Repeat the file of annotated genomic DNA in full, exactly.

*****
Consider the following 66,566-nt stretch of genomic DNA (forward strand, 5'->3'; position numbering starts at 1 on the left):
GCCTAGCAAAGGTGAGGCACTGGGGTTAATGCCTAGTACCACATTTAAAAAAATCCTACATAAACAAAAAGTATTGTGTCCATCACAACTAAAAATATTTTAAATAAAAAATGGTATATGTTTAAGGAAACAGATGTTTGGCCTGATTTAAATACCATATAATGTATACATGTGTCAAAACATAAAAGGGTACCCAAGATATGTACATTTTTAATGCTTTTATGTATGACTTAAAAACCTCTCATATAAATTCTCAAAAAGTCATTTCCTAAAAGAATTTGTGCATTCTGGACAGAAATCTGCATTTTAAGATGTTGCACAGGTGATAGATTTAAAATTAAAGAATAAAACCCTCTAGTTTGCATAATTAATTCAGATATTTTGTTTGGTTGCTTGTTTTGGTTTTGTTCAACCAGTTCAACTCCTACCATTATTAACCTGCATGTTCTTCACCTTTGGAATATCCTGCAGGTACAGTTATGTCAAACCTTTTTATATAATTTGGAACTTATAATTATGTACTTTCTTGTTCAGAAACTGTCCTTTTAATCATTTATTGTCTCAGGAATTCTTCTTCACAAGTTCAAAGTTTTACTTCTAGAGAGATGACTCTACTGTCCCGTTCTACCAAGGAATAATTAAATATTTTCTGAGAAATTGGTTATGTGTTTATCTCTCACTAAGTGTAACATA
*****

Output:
Consider the following 66,566-nt stretch of genomic DNA (forward strand, 5'->3'; position numbering starts at 1 on the left):
GCCTAGCAAAGGTGAGGCACTGGGGTTAATGCCTAGTACCACATTTAAAAAAATCCTACATAAACAAAAAGTATTGTGTCCATCACAACTAAAAATATTTTAAATAAAAAATGGTATATGTTTAAGGAAACAGATGTTTGGCCTGATTTAAATACCATATAATGTATACATGTGTCAAAACATAAAAGGGTACCCAAGATATGTACATTTTTAATGCTTTTATGTATGACTTAAAAACCTCTCATATAAATTCTCAAAAAGTCATTTCCTAAAAGAATTTGTGCATTCTGGACAGAAATCTGCATTTTAAGATGTTGCACAGGTGATAGATTTAAAATTAAAGAATAAAACCCTCTAGTTTGCATAATTAATTCAGATATTTTGTTTGGTTGCTTGTTTTGGTTTTGTTCAACCAGTTCAACTCCTACCATTATTAACCTGCATGTTCTTCACCTTTGGAATATCCTGCAGGTACAGTTATGTCAAACCTTTTTATATAATTTGGAACTTATAATTATGTACTTTCTTGTTCAGAAACTGTCCTTTTAATCATTTATTGTCTCAGGAATTCTTCTTCACAAGTTCAAAGTTTTACTTCTAGAGAGATGACTCTACTGTCCCGTTCTACCAAGGAATAATTAAATATTTTCTGAGAAATTGGTTATGTGTTTATCTCTCACTAAGTGTAACATA